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Synaptogenesis: how are connections created between neurons?

Synaptogenesis: how are connections created between neurons?

May 21, 2022

Synaptogenesis is the process by which synapses are created , that is, connections between one neuron and another cell of the nervous system, or between two neurons. Although synaptogenesis is especially intense during early development, environmental influences influence the consolidation and disappearance of synapses throughout life.

To understand how the connections between neurons are created It is important to understand first what characteristics define this type of cells and what exactly are the synapses. It is equally important to clarify the meaning of various concepts related to synaptogenesis, such as brain plasticity and neurogenesis.

  • Related article: "Types of neurons: characteristics and functions"

Neurons and synapses

Neurons are cells of the nervous system specialized in receiving and transmitting electrochemical impulses. These signals allow very varied functions to take place, such as the secretion of neurotransmitters and hormones, the contraction and distension of muscles, perception, thought or learning.

The morphology of neurons differentiates them from other types of cells. Specifically, they consist of three main parts: soma, dendrites and axon .

The soma, or cellular body, is where the processes and functions of the neuron are organized; the dendrites are short extensions that receive the electrical impulses; and the axon is a longer appendage that sends signals from the soma to other cells.

When the neural impulses reach the end of the axon (terminal button) the neuron secretes neurotransmitters, chemical compounds that favor or inhibit the action of the receptor cell. In the case of neurons, as we have said, it is the dendrites that capture these signals.

We call "synapses" the connection between one neuron and another cell , especially if this is also a neuron. When two synaptan cells, the membrane of the presynaptic neuron releases neurotransmitter into the synaptic space, the area where it binds with the receptor or postsynaptic cell; it receives the impulse, which regulates its activity.

The creation of numerous synapses between neurons and other cells, which occurs naturally during neurodevelopment, causes networks or circuits to form neuronal very complex These networks are fundamental for the proper functioning of the nervous system and therefore of the processes that depend on it.

  • Related article: "What is the synaptic space and how does it work?"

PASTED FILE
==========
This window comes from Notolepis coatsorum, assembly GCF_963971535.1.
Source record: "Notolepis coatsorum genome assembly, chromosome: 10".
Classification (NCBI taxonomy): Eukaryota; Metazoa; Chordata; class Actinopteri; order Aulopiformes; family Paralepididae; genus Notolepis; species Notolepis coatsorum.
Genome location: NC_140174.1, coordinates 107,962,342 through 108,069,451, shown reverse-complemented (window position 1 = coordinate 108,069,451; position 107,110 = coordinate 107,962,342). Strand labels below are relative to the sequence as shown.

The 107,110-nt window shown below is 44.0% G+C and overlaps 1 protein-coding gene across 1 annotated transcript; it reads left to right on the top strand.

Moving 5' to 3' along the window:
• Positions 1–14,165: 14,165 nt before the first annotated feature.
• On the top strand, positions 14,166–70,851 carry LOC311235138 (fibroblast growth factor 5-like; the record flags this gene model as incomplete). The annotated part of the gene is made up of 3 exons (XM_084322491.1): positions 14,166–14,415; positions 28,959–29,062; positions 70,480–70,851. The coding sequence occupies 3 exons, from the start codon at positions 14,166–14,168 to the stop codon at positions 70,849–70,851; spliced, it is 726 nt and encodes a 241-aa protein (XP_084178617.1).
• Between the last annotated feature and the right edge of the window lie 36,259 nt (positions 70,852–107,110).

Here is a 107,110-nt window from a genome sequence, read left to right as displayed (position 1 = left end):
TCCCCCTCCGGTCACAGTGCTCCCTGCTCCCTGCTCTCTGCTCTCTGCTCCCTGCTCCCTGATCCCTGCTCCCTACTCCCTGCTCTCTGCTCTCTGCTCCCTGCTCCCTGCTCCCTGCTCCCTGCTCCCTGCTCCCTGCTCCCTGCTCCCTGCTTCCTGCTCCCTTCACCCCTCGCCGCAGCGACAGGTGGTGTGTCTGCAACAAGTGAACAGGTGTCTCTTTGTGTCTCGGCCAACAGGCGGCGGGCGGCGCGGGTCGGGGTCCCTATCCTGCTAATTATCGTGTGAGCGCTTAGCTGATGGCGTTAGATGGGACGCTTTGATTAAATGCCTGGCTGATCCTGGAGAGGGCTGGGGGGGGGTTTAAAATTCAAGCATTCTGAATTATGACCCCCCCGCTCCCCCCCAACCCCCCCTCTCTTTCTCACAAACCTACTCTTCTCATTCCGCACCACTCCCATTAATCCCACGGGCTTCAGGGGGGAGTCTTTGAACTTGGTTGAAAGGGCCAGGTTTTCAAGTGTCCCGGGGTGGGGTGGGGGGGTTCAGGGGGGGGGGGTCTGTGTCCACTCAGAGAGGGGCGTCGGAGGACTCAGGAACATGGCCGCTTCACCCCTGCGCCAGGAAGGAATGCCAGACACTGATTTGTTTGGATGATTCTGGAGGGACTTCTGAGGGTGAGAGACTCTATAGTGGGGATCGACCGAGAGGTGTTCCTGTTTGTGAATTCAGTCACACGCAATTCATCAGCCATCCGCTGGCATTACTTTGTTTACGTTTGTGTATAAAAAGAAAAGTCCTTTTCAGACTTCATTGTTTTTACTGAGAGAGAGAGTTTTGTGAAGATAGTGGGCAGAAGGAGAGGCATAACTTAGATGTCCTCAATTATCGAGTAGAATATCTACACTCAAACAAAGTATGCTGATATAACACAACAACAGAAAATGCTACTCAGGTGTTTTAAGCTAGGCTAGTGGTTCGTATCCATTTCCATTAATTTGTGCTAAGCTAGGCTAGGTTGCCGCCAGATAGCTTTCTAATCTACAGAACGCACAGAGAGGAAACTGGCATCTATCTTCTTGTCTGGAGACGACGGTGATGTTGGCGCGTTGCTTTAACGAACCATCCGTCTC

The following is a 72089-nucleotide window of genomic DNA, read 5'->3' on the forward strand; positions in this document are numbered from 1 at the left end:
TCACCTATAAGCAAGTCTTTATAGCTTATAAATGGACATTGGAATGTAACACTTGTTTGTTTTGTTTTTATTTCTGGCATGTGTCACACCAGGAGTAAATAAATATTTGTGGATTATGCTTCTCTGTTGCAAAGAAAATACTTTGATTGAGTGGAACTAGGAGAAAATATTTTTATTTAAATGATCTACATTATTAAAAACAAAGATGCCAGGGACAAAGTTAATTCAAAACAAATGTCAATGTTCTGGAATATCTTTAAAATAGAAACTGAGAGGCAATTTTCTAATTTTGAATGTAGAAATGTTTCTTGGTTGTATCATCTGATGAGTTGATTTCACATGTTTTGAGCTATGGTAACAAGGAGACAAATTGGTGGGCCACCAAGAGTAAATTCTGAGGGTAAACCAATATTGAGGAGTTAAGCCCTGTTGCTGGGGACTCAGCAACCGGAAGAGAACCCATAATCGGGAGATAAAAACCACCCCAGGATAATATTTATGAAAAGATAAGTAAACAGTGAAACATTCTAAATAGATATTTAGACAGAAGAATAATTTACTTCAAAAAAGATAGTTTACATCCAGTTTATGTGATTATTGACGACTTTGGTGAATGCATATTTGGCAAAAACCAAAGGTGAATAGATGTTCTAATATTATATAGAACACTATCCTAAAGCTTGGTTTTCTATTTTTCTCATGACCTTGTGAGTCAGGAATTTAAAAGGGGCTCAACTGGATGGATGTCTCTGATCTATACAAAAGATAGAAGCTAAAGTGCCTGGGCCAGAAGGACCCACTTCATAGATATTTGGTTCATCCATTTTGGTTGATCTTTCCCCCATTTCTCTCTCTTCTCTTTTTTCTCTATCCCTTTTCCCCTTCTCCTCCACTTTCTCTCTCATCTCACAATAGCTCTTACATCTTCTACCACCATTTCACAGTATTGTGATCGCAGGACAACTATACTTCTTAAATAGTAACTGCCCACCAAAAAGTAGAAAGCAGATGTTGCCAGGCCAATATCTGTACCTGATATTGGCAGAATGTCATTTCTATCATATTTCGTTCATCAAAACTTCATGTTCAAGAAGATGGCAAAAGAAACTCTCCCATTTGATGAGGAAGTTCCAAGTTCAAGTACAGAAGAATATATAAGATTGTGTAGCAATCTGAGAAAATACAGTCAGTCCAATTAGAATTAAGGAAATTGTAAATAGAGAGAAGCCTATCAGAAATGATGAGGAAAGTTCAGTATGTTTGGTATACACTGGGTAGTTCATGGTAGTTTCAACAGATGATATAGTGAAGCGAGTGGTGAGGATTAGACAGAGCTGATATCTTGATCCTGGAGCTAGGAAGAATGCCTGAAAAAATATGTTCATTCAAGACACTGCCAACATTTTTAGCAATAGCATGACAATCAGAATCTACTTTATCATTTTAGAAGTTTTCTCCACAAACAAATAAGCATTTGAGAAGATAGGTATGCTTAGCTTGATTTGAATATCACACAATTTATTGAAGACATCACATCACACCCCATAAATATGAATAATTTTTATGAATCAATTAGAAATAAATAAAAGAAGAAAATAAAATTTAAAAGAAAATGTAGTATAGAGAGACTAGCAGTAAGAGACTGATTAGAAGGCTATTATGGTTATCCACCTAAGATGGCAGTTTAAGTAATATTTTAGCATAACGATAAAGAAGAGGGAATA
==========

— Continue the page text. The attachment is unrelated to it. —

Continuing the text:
How are connections created between neurons?

The ends of axons and dendrites (before birth, in the latter case) contain extensions with a conical shape that develop in the direction of another cell and cause the neuron to grow and approach it, allowing the synaptic connection. The name that these extensions receive is "cones of neural growth".

The growth cones are guided by neurotrophic factors secreted by target neurons. These chemical compounds attract or repel the axon of the presynaptic neuron; in this way they indicate where it should grow. Once the axon connects to the postsynaptic cell, the neurotrophic factors signal it and stop growing.

This process, which takes place in different degrees throughout life, is called synaptogenesis and allows brain plasticity, that is, the faculty by which our nervous system grows, changes and restructures. Plasticity is based on learning and practice , which make the connections between neurons consolidate or weaken.

The frequency of synaptogenesis is greater in some stages of life, especially during early development. However, the Environmental stimulation favors synaptogenesis at any stage of life.

Synaptogenesis throughout development

At the beginning of the embryonic development there is a massive proliferation of neuroblasts (precursors of the neurons) in the inner zone of the neural tube; this moment is known as "neurogenesis" . Subsequently, the neuroblasts migrate to the outside of the neural tube through the radial glia, thus extending throughout the nervous system.

Neuroblasts become neurons during the process of cell differentiation, which depends on the information contained in the genes and occurs once the migration is complete. The differentiation also depends in part on the induction, that is, on the influence of the neurons of a region on the development of the neuroblasts that reach it.

Synaptogenesis begins around the fifth month of fetal development, but the critical period takes place after birth.During this first synaptogenesis an excess of neurons and connections between them is created; later the less powerful synapses will disappear (apoptosis) and the definitive structure will settle with the learning.

During adolescence, synaptogenesis and apoptosis intensify again, although the changes are not as significant as those that occur in early development. Errors in any of these stages can favor the appearance of neurodevelopmental disorders , like schizophrenia.

Although the genes in part determine the characteristics of synaptogenesis in each individual, studies with twins and cloned animals have shown that the distribution of synapses varies in genetically equal or very similar individuals. This confirms the importance of learning and the specific environment in synaptogenesis.

The Nervous System, Part 3 - Synapses!: Crash Course A&P #10 (May 2022).

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